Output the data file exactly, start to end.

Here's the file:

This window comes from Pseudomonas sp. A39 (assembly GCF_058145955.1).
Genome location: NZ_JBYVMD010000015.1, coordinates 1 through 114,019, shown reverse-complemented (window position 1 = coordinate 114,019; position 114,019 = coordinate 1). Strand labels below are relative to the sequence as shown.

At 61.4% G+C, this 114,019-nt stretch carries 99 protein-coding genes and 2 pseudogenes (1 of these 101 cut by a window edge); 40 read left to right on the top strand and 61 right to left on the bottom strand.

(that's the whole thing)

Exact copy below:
This window comes from Pseudomonas sp. A39 (assembly GCF_058145955.1).
Genome location: NZ_JBYVMD010000015.1, coordinates 1 through 114,019, shown reverse-complemented (window position 1 = coordinate 114,019; position 114,019 = coordinate 1). Strand labels below are relative to the sequence as shown.

At 61.4% G+C, this 114,019-nt stretch carries 99 protein-coding genes and 2 pseudogenes (1 of these 101 cut by a window edge); 40 read left to right on the top strand and 61 right to left on the bottom strand.